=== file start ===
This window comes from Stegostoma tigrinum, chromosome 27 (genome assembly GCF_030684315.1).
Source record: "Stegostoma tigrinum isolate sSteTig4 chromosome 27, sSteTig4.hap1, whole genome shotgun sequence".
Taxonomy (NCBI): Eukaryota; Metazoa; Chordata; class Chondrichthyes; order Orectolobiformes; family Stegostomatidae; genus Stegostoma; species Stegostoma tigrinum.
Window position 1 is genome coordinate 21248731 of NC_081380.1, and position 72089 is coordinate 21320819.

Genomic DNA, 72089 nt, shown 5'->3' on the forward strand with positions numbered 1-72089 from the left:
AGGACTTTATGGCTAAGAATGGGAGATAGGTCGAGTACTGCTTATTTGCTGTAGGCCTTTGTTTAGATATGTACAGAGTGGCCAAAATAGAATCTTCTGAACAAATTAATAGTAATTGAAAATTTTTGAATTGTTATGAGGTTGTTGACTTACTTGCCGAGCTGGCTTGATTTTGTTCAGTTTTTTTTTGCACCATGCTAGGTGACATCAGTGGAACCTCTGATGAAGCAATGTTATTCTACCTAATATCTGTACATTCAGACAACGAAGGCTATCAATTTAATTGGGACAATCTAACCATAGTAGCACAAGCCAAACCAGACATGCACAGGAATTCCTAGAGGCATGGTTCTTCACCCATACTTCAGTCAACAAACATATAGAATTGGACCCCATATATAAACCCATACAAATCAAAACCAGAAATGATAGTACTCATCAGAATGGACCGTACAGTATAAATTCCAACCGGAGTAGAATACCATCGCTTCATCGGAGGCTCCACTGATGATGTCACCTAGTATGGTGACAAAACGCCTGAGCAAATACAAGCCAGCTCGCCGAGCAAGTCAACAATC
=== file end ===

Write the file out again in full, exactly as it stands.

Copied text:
This window comes from Stegostoma tigrinum, chromosome 27 (genome assembly GCF_030684315.1).
Source record: "Stegostoma tigrinum isolate sSteTig4 chromosome 27, sSteTig4.hap1, whole genome shotgun sequence".
Taxonomy (NCBI): Eukaryota; Metazoa; Chordata; class Chondrichthyes; order Orectolobiformes; family Stegostomatidae; genus Stegostoma; species Stegostoma tigrinum.
Window position 1 is genome coordinate 21248731 of NC_081380.1, and position 72089 is coordinate 21320819.

Genomic DNA, 72089 nt, shown 5'->3' on the forward strand with positions numbered 1-72089 from the left:
AGGACTTTATGGCTAAGAATGGGAGATAGGTCGAGTACTGCTTATTTGCTGTAGGCCTTTGTTTAGATATGTACAGAGTGGCCAAAATAGAATCTTCTGAACAAATTAATAGTAATTGAAAATTTTTGAATTGTTATGAGGTTGTTGACTTACTTGCCGAGCTGGCTTGATTTTGTTCAGTTTTTTTTTGCACCATGCTAGGTGACATCAGTGGAACCTCTGATGAAGCAATGTTATTCTACCTAATATCTGTACATTCAGACAACGAAGGCTATCAATTTAATTGGGACAATCTAACCATAGTAGCACAAGCCAAACCAGACATGCACAGGAATTCCTAGAGGCATGGTTCTTCACCCATACTTCAGTCAACAAACATATAGAATTGGACCCCATATATAAACCCATACAAATCAAAACCAGAAATGATAGTACTCATCAGAATGGACCGTACAGTATAAATTCCAACCGGAGTAGAATACCATCGCTTCATCGGAGGCTCCACTGATGATGTCACCTAGTATGGTGACAAAACGCCTGAGCAAATACAAGCCAGCTCGCCGAGCAAGTCAACAATC